Justin Grunewald is Honoring His Late Wife in a Big Way on Sunday
"I hope we struggle, and I’m sure we will, but we won’t give up."
Heading out the door? Read this article on the new Outside+ app available now on iOS devices for members! Download the app.
In the final weeks of her life, Gabriele Grunewald’s husband took her place as the open, vulnerable, and brave one on social media, sharing emotional updates about the beloved track star with the world. In the months following her death, Justin Grunewald has continued to let us in, sharing beautiful tributes as well as the raw struggle of trying to cope with such a heart-wrenching loss. His goal seems clear: Live every day bravely, just as his wife of almost six years had.
“Gabriele, missing you hasn’t lessened,” Justin wrote in a touching Instagram post Friday. “Thanks for lending me your bestie [Ladia Albertson-Junkans]. We plan on starting the next 3 months with something wild that I think you would enjoy (minus the hills).”
Gabriele Grunewald, a national champion in the indoor 3,000 meters and a top middle-distance track star, died on June 11, 2019, at age 32. She had been diagnosed 10 years earlier with a rare cancer called adenoid cystic carcinoma, which has no cure.
“One of the most important things you gave me was running,” Justin Grunewald continued. “Our training was never ideal. I kept you in Minnesota for long winters. I’d tell you I’d be home by 5pm and roll in at 7pm because a patient got sick before I left the hospital, so I couldn’t leave on time. You’d always wait for me. We’d squeak out the sunset. The only purpose I had running was to help you succeed. I loved it. I’d give anything for another sunset run or interval with you. I know you are always there, but it’s just not the same.”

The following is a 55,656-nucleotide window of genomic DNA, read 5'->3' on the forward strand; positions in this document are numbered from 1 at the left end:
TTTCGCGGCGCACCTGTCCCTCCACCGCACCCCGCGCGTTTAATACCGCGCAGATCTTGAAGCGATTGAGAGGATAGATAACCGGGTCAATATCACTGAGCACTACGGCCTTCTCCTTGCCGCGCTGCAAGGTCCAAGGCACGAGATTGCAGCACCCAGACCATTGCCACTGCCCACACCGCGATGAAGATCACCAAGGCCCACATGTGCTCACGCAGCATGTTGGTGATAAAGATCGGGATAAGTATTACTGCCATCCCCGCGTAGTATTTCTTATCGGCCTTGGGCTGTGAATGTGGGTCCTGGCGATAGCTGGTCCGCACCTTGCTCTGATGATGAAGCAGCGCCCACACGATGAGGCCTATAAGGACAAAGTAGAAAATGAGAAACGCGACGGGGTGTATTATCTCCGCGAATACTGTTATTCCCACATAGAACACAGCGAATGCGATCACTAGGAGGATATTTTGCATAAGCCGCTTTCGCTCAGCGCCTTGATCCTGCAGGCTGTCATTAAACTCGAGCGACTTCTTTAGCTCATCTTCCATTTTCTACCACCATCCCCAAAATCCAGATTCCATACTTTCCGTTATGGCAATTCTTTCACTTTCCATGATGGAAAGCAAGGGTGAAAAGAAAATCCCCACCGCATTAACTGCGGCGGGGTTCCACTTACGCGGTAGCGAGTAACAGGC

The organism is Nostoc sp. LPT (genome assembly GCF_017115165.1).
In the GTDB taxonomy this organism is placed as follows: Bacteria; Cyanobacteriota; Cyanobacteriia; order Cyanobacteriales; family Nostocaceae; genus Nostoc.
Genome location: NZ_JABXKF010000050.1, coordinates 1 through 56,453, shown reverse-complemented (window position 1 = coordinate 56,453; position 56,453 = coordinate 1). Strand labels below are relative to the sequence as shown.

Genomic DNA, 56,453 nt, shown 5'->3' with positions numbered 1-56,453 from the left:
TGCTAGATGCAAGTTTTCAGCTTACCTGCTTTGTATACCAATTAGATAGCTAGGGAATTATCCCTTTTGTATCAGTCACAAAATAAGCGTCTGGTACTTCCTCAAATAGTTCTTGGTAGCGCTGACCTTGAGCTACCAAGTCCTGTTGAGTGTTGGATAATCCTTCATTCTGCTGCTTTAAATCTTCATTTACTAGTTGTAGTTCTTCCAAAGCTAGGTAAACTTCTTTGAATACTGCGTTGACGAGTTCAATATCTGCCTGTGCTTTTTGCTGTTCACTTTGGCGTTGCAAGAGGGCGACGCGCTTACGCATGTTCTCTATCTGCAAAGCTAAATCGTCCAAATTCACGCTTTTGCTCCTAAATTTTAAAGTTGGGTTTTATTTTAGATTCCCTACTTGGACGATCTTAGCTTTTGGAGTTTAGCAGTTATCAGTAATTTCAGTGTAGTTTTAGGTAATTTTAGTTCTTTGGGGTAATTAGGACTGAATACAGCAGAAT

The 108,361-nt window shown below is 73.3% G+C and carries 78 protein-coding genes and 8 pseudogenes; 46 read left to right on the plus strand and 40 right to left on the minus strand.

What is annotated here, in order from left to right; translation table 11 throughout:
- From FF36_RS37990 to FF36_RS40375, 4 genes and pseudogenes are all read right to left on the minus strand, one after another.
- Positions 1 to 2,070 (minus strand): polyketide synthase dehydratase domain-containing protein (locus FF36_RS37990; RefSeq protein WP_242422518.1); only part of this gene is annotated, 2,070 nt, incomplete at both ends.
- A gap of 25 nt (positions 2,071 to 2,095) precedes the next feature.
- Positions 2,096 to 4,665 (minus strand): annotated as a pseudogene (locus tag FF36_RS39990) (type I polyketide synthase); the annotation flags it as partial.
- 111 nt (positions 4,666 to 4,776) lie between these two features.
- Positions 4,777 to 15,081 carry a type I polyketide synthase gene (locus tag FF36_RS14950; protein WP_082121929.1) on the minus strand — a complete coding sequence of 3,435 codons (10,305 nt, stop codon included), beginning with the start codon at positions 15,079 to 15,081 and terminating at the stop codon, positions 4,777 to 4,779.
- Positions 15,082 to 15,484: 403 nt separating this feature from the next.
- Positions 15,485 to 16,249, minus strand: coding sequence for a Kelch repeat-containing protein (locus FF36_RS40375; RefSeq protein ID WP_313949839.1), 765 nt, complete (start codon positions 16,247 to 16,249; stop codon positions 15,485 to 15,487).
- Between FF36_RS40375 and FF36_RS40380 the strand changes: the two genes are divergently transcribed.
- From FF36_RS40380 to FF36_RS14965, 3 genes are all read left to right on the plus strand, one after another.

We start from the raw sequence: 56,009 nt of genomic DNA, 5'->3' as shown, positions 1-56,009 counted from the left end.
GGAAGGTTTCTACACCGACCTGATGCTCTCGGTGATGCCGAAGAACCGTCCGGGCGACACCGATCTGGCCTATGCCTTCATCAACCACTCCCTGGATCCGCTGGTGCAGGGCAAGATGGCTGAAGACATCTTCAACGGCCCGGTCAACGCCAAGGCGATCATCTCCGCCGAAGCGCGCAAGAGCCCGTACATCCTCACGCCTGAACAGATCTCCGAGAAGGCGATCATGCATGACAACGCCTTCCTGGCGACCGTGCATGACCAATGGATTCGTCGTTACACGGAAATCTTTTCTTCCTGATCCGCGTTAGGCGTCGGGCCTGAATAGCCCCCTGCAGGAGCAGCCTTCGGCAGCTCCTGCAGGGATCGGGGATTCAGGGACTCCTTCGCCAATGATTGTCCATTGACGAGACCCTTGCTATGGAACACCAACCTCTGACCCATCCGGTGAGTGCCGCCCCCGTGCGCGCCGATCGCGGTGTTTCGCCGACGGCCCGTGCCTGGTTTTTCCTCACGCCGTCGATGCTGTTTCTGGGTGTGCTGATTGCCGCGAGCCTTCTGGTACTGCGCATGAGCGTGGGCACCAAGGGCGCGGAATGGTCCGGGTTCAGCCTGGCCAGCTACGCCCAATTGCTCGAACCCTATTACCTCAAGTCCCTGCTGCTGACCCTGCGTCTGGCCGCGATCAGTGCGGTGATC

On Sunday, September 1, Justin will support Albertson-Junkans as she goes for the women’s fastest known time (FKT) around Mount Hood on the Timberline Trail. The trail is 40 miles with 10k ft of elevation gain and loss. The current FKT is 7:15:17, set by Lynn Harmon in 1982. Albertson-Junkans ran the Western States Endurance Run shortly after Gabe’s death, saying later that her friend continued to be with her through the toughest moments of her first 100-mile run.
“We are gonna do it with you, with you for every second, and also for you,” Justin wrote. “If we fail it doesn’t really matter. I hope we struggle, and I’m sure we will, but we won’t give up. And it will be beautiful.”
Justin Grunewald has pledged a total of $800 to Brave Like Gabe Foundation if Albertson-Junkans gets the FKT. “If she doesn’t get the FKT, I’ll donate $10 per mile,” Justin wrote. “So it’s a win-win for cancer research either way.”
Read more about Gabriele Grunewald’s inspiring life and legacy in the September/October issue of Women’s Running. To make a donation to the Brave Like Gabe Foundation or find out more about its mission, visit bravelikegabe.org.